Monday, May 28, 2012

certificate of occupancy (CO)

general information from :

"A certificate of occupancy is a document authorizing occupancy and use of a building. When any new construction or modification of an existing structure that requires a building permit has been completed, a final inspection of the building is done. Upon approval of the inspection, the building inspector, allowing the owner or tenant to take residence, will issue a certificate of occupancy.

Here are some examples of when a certificate of occupancy needs to be issued
* When a residential newly constructed home has been completed and complies with municipal building codes.

Who is responsible for getting the certificate of occupancy?
Inspectors from the municipal building department come in stages to inspect the work that has been done and report the approval back to the building department. Once all the work has been done and construction completed, a final inspection is done of the premises. If the work has been done correctly and there are no building code violations, a certificate of occupancy will be issued to the contractor.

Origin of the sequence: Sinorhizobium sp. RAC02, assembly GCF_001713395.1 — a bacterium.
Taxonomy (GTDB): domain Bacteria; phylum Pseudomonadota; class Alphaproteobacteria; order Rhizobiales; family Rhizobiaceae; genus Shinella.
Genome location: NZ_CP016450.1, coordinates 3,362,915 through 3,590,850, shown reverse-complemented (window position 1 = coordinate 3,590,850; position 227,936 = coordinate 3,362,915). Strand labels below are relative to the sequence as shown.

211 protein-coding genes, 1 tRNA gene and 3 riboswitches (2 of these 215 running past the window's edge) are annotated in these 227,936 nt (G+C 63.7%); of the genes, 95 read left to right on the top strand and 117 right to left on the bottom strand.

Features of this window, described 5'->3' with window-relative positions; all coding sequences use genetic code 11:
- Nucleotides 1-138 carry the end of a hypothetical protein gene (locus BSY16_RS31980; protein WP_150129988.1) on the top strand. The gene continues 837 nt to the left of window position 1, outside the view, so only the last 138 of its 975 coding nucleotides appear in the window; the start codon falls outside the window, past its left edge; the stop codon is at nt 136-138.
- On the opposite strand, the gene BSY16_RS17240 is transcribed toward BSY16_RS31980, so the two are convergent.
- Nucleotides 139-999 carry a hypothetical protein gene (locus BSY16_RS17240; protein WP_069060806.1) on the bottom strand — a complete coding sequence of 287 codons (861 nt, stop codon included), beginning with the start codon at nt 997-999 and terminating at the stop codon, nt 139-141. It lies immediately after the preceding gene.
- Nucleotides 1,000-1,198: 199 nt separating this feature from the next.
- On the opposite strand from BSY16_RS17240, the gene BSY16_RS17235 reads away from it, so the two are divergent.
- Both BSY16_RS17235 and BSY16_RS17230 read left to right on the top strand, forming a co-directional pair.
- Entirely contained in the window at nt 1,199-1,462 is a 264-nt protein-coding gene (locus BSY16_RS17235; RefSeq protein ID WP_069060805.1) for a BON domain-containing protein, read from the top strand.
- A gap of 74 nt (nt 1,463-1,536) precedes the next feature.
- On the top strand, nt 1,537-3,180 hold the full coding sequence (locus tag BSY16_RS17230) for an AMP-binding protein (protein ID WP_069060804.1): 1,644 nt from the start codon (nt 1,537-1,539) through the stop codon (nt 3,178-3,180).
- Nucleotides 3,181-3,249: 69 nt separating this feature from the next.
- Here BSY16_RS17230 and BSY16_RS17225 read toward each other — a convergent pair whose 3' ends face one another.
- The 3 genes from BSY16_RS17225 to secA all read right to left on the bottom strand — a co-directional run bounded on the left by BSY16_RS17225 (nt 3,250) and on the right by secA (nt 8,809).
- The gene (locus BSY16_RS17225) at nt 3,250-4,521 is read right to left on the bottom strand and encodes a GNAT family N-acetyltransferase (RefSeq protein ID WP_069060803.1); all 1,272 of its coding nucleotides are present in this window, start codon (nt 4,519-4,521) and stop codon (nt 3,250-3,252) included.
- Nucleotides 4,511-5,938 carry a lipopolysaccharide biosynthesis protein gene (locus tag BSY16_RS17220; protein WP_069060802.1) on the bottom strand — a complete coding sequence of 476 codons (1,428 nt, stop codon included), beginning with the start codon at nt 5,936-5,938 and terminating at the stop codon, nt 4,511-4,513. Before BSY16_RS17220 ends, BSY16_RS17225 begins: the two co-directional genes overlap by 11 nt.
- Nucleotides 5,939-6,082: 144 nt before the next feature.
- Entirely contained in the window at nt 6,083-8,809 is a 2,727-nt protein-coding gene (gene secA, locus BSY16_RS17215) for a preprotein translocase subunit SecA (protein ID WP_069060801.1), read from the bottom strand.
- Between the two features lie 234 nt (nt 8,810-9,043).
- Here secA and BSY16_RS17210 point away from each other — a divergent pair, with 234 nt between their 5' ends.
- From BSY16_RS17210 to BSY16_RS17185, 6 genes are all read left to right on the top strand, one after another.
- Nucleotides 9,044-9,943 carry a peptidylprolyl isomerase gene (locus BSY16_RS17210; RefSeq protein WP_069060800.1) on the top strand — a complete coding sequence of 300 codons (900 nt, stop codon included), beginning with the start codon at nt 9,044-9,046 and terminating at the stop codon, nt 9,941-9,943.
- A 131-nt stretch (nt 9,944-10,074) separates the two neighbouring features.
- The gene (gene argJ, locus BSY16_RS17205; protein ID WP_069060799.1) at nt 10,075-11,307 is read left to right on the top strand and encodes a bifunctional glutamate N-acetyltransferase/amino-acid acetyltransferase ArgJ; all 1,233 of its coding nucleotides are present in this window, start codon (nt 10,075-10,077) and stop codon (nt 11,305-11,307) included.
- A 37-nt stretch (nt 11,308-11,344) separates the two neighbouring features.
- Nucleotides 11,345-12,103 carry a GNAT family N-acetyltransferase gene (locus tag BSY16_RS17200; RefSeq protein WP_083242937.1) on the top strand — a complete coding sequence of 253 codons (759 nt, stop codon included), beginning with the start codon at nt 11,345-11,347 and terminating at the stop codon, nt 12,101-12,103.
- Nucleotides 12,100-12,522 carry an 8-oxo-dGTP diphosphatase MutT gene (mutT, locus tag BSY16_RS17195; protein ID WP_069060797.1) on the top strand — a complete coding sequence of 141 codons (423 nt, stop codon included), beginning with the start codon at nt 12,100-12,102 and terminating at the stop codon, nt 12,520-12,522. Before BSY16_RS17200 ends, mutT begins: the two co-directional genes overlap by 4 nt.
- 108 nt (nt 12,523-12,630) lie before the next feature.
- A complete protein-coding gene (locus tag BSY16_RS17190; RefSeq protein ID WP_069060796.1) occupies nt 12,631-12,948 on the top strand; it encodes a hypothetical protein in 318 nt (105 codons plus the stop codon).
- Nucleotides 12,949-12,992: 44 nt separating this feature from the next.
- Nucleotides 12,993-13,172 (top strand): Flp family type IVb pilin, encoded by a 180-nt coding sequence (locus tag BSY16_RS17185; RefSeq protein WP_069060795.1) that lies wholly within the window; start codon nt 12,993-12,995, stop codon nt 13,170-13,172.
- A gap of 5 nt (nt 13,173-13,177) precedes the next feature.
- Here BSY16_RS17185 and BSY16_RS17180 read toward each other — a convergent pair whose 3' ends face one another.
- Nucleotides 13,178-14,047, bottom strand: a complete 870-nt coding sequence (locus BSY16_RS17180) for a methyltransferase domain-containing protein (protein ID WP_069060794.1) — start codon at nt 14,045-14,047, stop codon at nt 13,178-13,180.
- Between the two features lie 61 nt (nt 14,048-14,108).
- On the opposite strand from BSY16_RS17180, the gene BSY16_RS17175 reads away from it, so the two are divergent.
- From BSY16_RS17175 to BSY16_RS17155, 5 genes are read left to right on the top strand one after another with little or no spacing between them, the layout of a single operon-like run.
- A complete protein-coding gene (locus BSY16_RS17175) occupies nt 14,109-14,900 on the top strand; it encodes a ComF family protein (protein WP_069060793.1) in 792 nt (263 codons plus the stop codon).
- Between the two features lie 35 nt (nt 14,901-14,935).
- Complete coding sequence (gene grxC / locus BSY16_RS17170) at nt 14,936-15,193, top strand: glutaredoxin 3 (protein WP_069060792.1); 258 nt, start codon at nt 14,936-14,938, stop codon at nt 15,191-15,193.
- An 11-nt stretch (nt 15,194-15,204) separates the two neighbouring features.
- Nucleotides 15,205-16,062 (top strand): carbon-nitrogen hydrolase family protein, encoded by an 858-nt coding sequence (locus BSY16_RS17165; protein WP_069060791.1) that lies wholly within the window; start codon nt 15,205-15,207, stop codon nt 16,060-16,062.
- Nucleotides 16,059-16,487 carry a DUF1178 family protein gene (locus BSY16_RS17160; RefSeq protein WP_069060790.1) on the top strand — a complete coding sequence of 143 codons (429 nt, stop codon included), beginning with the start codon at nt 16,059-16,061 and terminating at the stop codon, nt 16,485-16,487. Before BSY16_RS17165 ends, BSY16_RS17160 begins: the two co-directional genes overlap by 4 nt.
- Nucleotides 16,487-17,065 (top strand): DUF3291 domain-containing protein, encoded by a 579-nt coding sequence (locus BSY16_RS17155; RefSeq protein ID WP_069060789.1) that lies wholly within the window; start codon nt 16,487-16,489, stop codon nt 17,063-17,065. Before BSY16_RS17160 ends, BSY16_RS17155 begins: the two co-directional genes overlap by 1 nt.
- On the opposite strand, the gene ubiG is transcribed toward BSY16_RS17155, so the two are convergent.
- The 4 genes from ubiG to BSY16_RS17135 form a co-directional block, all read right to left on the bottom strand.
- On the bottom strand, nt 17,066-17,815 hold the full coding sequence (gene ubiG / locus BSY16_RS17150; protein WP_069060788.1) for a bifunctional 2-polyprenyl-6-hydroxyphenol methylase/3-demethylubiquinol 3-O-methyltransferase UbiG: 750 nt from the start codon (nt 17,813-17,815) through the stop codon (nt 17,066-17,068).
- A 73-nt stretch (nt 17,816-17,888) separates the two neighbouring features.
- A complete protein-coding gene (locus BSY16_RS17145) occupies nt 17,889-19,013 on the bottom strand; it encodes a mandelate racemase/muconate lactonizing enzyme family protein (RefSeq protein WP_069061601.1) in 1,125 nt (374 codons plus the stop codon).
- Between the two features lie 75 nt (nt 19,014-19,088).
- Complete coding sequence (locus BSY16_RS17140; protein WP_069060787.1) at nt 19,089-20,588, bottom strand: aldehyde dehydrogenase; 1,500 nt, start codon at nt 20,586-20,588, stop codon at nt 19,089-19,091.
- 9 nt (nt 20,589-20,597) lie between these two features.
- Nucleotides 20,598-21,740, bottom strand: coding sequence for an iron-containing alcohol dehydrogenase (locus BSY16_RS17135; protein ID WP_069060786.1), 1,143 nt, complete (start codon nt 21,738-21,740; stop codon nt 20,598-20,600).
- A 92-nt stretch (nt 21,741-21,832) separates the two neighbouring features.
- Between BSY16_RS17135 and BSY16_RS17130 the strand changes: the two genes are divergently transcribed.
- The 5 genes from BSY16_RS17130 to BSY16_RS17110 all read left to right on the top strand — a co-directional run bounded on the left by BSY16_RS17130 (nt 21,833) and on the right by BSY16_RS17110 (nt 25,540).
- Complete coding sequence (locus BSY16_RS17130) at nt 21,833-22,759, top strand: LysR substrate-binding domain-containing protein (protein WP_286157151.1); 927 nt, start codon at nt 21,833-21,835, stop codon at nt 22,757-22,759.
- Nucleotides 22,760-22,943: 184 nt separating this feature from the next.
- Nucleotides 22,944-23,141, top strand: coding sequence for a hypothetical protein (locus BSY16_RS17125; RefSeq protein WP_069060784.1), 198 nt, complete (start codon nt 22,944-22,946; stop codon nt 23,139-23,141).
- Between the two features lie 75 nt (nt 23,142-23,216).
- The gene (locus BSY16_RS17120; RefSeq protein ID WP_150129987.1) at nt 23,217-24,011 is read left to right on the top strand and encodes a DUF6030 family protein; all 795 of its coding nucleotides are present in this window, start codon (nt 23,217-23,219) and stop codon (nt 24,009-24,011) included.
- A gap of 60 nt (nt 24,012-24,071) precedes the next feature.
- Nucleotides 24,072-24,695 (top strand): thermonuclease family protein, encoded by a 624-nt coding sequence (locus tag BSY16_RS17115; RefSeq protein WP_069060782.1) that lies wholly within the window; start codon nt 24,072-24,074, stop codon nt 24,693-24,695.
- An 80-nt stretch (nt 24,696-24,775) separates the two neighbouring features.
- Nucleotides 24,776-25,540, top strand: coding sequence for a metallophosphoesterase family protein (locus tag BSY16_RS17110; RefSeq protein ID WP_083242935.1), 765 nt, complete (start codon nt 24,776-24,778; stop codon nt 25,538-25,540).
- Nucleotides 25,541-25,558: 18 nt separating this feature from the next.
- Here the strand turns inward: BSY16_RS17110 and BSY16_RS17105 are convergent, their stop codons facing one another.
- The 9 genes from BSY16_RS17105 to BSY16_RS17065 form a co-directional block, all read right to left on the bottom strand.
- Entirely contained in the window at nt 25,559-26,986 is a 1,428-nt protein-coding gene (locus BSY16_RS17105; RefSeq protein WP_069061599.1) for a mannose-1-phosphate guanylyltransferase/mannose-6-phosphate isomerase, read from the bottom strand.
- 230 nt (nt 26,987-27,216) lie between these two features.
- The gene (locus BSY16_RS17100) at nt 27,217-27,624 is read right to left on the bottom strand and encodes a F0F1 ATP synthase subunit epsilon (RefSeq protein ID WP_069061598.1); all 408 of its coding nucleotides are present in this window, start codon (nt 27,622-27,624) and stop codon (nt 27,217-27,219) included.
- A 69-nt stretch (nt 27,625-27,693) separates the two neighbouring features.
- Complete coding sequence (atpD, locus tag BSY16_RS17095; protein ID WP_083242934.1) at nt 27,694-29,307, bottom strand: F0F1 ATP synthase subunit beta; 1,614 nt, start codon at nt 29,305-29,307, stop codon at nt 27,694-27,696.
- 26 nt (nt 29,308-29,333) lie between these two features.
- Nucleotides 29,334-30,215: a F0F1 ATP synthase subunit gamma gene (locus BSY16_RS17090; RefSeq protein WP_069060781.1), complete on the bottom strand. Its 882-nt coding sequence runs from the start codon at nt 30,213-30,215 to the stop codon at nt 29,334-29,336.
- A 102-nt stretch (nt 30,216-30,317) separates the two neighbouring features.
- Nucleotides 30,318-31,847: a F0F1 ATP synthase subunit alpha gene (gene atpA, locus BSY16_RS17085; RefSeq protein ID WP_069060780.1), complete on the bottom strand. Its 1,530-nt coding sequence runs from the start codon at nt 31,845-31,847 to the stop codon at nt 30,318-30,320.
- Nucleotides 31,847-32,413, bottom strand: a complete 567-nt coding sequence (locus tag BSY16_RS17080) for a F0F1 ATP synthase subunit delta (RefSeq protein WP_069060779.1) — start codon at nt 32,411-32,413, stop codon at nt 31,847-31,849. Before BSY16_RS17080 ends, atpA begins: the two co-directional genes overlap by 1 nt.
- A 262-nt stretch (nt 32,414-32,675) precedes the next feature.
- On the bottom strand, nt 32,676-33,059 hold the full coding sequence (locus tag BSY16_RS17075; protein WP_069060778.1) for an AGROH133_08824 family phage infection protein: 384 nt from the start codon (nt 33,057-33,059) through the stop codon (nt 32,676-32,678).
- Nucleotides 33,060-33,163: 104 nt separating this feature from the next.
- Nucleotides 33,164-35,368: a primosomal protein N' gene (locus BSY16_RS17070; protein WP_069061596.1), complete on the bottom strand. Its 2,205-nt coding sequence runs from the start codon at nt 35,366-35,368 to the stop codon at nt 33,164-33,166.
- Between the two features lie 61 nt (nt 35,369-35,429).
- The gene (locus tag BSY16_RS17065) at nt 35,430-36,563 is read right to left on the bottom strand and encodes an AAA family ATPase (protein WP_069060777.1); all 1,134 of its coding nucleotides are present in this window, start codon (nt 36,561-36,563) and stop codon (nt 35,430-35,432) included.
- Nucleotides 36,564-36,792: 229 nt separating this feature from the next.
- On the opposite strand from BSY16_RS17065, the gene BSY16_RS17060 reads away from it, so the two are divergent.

Does issuance of the certificate of occupancy always mean the residence is in usable condition?
The certificate should not be issued if the property violates any building codes, and is not in usable condition. However, some inspectors may authorize issuance of the certificate of occupancy when the work has not been completed, with the understanding that the contractor will finish the work. This is when the property is very close to completion and is in useable condition and the work needing to be completed is minor.

Can the certificate of occupancy be revoked?
The building official does have the authority to revoke a certificate of occupancy when issued in error or when false or misleading information is given in order to obtain occupancy of the premises."

The requirement for a Certificate of Occupancy (CO) varies from state to state, and varies by local jurisdiction (city, town, county, etc.) within a state. Depending upon the size and strength ($$$) of your state and/or local homebuilding lobby, the $$$ contributed to political campaigns by builders, etc., a CO may not be required in your state or local jurisdiction, where it's needed the most--for new house construction. With no national standards, the individual citizen/consumer is "left out to dry". Check your local listing (local building department, local lawyer familiar with requirements for new residential construction, etc.) for the CO requirements near you.

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